Christmas is over and tomorrow children in Spain will be opening presents for Three Kings' Day. During the festive period, whether celebrating Christmas or Three Kings' Day, it is highly probable that numerous lucky children will excitedly open a box to discover, with absolute joy, the unmistakable stuffed-toy face of an adorable puppy. A puppy that will die soon.
In horrendous conditions, thousands of pregnant dogs are piled together, waiting to give birth. They do this in the dark, in minute, unhygienic cages, with a future of getting pregnant over and over again until they are no longer able to, and then they will be killed. They do not even get the chance to see their litters, which are snatched away from them instantly. The puppies are hauled into vans and set out on a long journey towards the loving hands of a child, ecstatic about their present. Many die on the journey, others afterwards. Only the luckiest among them survive.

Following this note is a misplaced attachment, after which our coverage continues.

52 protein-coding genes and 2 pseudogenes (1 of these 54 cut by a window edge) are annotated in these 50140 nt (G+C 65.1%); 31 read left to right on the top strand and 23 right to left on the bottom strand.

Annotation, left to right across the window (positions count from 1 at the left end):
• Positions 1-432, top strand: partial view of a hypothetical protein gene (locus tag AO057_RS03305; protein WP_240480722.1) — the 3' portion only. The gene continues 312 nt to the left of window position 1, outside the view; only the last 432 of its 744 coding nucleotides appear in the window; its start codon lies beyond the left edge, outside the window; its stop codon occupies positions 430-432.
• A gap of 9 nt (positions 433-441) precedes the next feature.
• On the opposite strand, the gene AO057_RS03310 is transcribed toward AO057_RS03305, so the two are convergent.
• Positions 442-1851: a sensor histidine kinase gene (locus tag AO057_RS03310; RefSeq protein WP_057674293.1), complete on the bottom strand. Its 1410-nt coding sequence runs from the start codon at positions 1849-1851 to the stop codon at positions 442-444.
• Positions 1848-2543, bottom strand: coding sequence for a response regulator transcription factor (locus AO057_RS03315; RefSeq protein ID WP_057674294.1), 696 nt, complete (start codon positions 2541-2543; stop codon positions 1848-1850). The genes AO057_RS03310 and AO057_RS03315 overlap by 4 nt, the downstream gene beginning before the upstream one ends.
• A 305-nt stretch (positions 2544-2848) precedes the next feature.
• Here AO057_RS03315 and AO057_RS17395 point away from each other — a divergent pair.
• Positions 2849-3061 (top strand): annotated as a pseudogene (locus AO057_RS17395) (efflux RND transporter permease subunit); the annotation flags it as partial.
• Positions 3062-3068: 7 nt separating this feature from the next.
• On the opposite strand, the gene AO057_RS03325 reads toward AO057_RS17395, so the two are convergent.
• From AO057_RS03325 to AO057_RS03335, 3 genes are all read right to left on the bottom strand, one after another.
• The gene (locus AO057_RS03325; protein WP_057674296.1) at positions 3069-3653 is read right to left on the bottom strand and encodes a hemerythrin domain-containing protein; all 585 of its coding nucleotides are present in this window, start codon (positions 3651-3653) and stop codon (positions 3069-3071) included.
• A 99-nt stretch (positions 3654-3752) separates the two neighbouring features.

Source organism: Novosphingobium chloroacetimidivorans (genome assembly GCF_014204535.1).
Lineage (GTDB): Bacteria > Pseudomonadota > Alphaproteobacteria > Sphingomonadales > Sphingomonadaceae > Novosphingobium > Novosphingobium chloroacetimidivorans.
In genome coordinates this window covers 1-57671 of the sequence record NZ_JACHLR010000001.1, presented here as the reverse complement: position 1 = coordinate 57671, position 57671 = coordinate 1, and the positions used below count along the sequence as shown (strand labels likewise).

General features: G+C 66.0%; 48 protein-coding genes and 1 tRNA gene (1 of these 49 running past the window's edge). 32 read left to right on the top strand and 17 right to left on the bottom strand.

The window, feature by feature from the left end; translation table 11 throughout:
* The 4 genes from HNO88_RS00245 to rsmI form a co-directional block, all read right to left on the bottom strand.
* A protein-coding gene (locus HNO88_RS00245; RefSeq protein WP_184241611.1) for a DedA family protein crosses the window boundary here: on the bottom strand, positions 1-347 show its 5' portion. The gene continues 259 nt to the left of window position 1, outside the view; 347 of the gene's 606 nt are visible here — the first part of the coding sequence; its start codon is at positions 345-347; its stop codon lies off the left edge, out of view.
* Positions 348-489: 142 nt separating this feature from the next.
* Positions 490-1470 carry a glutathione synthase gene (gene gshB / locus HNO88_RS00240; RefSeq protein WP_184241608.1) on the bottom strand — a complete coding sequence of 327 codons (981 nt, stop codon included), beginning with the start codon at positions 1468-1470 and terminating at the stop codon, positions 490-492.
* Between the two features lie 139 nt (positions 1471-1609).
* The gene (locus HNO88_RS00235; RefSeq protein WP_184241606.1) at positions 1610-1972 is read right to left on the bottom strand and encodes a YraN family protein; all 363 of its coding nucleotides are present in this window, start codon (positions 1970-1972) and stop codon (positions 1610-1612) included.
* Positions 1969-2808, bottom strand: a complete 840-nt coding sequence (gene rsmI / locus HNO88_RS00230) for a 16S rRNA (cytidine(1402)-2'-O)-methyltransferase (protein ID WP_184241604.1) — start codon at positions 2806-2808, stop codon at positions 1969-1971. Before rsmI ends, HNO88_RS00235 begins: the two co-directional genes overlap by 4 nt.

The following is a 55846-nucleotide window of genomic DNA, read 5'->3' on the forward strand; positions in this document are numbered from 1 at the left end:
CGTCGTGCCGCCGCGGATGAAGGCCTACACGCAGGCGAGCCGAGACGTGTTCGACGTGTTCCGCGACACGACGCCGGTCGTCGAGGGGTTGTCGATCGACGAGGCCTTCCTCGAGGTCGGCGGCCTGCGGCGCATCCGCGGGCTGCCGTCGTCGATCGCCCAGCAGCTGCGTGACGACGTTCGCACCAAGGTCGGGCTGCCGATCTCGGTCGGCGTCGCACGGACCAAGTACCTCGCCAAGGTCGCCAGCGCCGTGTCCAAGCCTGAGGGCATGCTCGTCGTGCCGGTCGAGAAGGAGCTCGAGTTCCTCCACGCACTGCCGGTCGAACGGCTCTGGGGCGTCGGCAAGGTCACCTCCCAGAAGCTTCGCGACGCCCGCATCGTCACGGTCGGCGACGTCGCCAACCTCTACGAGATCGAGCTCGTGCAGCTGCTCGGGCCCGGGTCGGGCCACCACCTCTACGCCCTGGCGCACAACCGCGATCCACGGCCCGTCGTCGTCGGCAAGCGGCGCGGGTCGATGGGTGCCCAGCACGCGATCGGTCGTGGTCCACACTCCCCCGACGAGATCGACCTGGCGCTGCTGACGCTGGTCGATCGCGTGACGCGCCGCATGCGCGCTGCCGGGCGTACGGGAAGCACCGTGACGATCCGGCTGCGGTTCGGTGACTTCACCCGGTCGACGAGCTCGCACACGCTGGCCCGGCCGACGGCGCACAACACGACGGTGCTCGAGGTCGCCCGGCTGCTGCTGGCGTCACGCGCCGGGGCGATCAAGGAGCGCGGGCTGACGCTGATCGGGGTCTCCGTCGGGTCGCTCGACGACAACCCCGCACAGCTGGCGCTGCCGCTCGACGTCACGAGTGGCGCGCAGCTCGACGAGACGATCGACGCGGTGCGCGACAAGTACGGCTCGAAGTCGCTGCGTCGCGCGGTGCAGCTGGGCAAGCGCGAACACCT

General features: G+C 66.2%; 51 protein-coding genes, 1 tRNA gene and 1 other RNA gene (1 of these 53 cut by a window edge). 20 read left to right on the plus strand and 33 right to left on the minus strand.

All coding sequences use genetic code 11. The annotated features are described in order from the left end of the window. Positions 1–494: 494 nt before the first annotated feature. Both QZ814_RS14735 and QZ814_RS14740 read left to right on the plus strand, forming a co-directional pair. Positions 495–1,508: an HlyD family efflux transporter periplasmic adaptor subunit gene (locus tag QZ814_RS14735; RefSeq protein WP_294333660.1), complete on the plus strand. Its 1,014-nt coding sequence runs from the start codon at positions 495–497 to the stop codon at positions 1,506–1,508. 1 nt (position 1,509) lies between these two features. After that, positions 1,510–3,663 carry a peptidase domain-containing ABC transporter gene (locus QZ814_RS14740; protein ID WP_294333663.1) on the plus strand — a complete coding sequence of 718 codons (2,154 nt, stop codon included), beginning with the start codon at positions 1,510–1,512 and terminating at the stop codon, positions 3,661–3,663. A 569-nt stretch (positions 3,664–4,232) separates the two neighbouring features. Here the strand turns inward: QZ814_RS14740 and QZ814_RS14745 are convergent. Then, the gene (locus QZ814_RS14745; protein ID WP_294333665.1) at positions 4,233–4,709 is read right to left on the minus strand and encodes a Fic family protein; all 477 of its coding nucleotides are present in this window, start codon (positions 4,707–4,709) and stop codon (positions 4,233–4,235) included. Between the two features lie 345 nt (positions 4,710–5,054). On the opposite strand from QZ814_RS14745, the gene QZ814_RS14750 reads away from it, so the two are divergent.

Matilde Cubillo remembers a scene around Christmas, in front of a pet shop in Pinto, a town near Madrid. “There were so many people queuing up in the street. A van arrived full of puppies and they started unloading them to be sold without quarantine or anything,” she says. Cubillo is president of Justicia Animal, an organisation which has fought against dog trafficking for over 15 years. The illegal trade generates a lot of money and involves “real mobs”. At Christmas, the business booms.
They come from Eastern Europe, from dog factories in Slovenia, Hungary, Czech Republic and Slovakia. “90 per cent of the stock in Spanish pet shops is from elsewhere. In almost every single store there are puppies from these countries,” says Cubillo, whose association collaborates with the Guardia Civil's nature protection unit in finding the trafficking in Madrid. “We're not talking about huge factories,” she explains. “The people usually breed the dogs at home, in garages or squalid places where the female dogs give birth again and again in terrible conditions, and then they sell them to criminal markets.”
Puppies begin their journeys when they are just a few days old. This goes against EU regulations, which state that dogs cannot be transported until they are at least three months old, as that is the age at which a dog will have received its rabies vaccinations.